2012 Taxpayer Relief Act For Individuals
2012 Year End Tax Planning for Individuals
Year-end tax planning is always complicated by the uncertainty that the following year may bring. Even with the election behind us, 2012 is one of the most challenging in recent memory for year-end tax planning. A combination of events – including possible expiration of some or all of the “Bush-era” tax cuts after 2012, the imposition of new so-called Medicare taxes on investment and wages, doubts about renewal of tax extenders, and the threat of massive across-the-board federal spending cuts – have many taxpayers asking how can they prepare for 2013 and beyond, and what to do before then. The short answer is to quickly become familiar with expiring tax incentives and what may replace them after 2012 and to plan accordingly.
2013 Individual Income Tax Organizer and Engagement Letter For New Clients
This generic Organizer is intended for New Individual Clients Only. If you are an existing client, and have misplaced your packet, please contact us and we will provide you with your specialized copy.
2013 Year-End Tax Planning for Individuals
Early in 2013, the 2012 Taxpayer Relief Act was enacted and the “Bush-era” tax cuts, which were scheduled to sunset at the end of 2012, were permanently extended and modified. This legislation is significant because without its enactment, individual tax rates on all income groups would have increased, taxpayer-friendly treatment of capital gains and dividends would have disappeared, and many other popular but temporary incentives would no longer be available.
2016 Year-End Tax Planning for Individuals
Although tax planning is a 12-month activity, yearend is traditionally the time to review tax strategies from the past and to revise them for the future. Yearend has also become a time when there is an increasing need to take a careful look at what’s changed within the tax law itself since the beginning of the year. Opportunities and pitfalls within these recent changes – as they impact each taxpayer’s unique situation—should not be overlooked. This is particularly the case during year-end 2016. Here are some of the many consideration that taxpayers should review as year-end 2016 approaches.
Accurately Complete Your Organizer
Your Organizer is basically a filing template that ensures that we have the information that we need. It is tailor made to each of our clients and often shows data from the last period's return for reference.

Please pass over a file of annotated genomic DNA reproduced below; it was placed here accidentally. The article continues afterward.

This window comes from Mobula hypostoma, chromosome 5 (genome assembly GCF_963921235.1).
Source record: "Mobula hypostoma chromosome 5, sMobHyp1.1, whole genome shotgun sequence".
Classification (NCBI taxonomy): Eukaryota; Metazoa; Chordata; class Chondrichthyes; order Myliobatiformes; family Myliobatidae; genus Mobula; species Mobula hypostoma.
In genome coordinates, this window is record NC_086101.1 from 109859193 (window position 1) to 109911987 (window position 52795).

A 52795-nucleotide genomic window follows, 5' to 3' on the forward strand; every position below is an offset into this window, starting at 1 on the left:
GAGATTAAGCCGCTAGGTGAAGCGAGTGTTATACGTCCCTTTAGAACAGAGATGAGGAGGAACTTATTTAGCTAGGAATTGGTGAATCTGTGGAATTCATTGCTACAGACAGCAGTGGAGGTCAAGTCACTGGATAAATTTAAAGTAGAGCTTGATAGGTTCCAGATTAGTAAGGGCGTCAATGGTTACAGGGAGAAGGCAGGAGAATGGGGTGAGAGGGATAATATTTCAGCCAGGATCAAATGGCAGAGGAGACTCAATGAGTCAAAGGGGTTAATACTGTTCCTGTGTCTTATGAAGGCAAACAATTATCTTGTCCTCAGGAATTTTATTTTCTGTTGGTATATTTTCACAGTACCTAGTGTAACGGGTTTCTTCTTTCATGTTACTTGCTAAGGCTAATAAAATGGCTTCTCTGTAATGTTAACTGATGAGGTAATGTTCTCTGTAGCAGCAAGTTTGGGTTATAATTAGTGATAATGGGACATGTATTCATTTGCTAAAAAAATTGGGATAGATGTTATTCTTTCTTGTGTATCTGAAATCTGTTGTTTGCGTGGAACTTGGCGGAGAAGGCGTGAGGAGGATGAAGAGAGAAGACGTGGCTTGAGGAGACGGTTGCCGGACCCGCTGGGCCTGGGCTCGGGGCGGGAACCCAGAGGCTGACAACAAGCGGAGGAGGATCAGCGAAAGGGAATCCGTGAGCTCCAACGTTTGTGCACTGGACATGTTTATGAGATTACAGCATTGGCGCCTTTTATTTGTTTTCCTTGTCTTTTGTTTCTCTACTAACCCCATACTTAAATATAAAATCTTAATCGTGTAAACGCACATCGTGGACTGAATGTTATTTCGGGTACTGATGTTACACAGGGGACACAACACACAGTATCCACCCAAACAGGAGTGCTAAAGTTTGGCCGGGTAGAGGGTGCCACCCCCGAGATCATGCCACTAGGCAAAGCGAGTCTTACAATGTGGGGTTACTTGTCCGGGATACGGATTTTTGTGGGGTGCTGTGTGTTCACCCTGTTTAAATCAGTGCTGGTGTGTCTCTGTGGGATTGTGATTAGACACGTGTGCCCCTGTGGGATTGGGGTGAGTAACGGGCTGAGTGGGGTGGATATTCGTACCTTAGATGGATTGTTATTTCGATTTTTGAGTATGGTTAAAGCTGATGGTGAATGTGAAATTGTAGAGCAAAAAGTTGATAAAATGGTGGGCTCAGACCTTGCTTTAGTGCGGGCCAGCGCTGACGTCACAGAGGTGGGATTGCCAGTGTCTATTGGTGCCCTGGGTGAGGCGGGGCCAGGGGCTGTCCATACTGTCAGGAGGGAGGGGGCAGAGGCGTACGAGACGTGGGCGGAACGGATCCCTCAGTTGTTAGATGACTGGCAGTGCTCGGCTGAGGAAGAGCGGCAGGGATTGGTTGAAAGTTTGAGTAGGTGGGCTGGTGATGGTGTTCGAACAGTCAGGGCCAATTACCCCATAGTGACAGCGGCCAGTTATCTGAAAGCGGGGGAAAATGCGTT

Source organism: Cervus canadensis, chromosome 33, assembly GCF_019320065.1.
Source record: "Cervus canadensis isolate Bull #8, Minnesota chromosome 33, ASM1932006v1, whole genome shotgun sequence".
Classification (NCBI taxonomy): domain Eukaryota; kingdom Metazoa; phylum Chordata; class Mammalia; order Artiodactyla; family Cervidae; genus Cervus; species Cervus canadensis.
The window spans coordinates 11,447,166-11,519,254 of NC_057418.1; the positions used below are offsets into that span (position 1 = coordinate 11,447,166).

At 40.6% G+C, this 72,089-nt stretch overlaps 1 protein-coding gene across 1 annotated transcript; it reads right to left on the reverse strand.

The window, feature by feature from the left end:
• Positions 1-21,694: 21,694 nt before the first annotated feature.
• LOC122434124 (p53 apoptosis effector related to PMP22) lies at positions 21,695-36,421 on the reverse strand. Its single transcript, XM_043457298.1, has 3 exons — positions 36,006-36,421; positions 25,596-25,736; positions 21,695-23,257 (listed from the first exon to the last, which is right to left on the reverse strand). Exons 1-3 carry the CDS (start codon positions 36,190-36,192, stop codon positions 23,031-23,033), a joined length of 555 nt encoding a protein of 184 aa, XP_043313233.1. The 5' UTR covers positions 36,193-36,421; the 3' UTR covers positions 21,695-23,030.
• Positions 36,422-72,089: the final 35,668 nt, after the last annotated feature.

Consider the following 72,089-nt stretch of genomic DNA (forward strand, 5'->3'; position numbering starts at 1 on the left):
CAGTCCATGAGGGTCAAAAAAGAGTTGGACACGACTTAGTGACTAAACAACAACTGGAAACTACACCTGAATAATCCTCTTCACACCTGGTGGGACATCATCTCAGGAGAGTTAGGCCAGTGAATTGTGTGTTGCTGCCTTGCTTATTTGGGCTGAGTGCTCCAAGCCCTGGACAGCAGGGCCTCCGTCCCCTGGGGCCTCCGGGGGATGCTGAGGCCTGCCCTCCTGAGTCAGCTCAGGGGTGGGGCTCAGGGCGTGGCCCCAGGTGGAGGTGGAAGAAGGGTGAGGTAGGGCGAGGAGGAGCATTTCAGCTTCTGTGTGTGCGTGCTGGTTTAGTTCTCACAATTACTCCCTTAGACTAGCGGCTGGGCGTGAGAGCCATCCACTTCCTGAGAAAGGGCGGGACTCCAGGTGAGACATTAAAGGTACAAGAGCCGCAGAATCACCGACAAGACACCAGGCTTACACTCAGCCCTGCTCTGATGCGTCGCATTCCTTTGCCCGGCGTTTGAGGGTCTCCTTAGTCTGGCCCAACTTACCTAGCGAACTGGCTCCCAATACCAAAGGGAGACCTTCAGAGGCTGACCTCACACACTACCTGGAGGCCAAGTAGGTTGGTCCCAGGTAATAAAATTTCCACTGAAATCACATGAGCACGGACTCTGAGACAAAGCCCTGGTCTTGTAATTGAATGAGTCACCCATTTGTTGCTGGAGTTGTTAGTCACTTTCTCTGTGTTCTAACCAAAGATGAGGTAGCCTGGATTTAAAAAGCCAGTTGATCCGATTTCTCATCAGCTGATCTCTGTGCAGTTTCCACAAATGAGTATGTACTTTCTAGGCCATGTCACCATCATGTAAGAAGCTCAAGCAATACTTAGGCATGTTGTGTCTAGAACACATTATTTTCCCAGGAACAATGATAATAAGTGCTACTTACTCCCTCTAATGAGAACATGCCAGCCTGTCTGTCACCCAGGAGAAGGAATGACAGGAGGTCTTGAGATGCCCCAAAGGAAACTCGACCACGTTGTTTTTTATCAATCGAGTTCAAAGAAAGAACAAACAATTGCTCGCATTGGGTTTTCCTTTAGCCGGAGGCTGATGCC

By taking the time to confirm you have all of your source documents—or at least discover what you need to attain—you ensure the accuracy of your return, and minimize your expense.
Deadline for 1040s
Deadline for filling personal tax return, or an extension must be filed.
Should the date fall on a weekend or holiday, it extends to the next workday.
Deadline for Extended 1040s
Estimated Payment Due
Taxpayers who do not pay at least 90 percent of their tax through withholding generally are required to estimate their income tax liability and make quarterly payments of that liability during the year on the 15th day of the 4th, 6th, 9th and 12th months of their tax year. This applies to some Corporations and certain exempt organizations as well. Note, that if this date falls on a weekend or a holiday, the deadline will be the next business day.
How Can I See My Refund Status?
Individual or Joint 1040 Tax Preparation Engagement Letter
This form outlines the terms of an individual tax engagement, our responsibilities as the preparer, and yours as the taxpayer. An engagement letter needs to be signed before your tax return may be prepared.
Proposed Regulations on Net Investment Income Tax and Additional Medicare Tax
The IRS has issued long-awaited and much needed proposed reliance regulations on the operation of the two new surtaxes imposed under the 2010 healthcare legislation: the 3.8 percent Net Investment Income Tax (NIIT), and the 0.9 percent Additional Medicare Tax. Both surtaxes are scheduled to come into full effect on January 1, 2013. The proposed reliance regulations and the frequently asked questions on the IRS website attempt to address many of the gaps in the application of these surtaxes that have been questioned by tax professionals, employers, and taxpayers. The guidance on each of these surtaxes is extensive and is immediately critical for affected taxpayers.